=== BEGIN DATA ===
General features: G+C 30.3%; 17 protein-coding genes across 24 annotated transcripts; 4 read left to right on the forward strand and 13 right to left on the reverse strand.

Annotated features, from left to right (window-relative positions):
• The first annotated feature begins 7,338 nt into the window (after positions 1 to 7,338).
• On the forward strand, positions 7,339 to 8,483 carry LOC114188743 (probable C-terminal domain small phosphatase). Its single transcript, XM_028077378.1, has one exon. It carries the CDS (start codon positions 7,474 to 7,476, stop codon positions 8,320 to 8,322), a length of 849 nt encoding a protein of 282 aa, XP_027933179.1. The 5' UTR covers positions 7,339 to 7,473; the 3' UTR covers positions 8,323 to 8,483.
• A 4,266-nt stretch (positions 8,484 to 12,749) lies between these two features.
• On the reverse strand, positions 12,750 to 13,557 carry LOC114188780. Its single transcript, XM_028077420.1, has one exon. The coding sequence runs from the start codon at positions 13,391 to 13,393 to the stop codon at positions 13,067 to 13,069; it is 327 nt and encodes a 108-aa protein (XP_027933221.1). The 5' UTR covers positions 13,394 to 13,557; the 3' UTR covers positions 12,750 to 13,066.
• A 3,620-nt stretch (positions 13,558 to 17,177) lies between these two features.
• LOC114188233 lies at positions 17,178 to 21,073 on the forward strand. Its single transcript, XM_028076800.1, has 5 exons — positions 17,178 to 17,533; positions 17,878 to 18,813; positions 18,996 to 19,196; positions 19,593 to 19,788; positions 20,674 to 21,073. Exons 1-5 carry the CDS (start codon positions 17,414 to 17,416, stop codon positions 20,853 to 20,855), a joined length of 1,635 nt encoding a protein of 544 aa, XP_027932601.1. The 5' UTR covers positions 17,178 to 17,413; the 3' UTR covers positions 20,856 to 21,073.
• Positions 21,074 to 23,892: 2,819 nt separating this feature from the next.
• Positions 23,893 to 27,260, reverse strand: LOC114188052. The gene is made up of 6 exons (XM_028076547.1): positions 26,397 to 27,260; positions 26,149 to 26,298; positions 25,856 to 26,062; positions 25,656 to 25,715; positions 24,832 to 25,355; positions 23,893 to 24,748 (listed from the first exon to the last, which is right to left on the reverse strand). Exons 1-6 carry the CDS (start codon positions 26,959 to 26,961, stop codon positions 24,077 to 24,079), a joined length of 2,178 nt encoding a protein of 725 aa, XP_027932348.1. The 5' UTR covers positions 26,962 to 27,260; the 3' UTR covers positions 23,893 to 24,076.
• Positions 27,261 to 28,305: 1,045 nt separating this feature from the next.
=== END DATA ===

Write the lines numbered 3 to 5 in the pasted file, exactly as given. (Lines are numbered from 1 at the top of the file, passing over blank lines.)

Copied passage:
• The first annotated feature begins 7,338 nt into the window (after positions 1 to 7,338).
• On the forward strand, positions 7,339 to 8,483 carry LOC114188743 (probable C-terminal domain small phosphatase). Its single transcript, XM_028077378.1, has one exon. It carries the CDS (start codon positions 7,474 to 7,476, stop codon positions 8,320 to 8,322), a length of 849 nt encoding a protein of 282 aa, XP_027933179.1. The 5' UTR covers positions 7,339 to 7,473; the 3' UTR covers positions 8,323 to 8,483.
• A 4,266-nt stretch (positions 8,484 to 12,749) lies between these two features.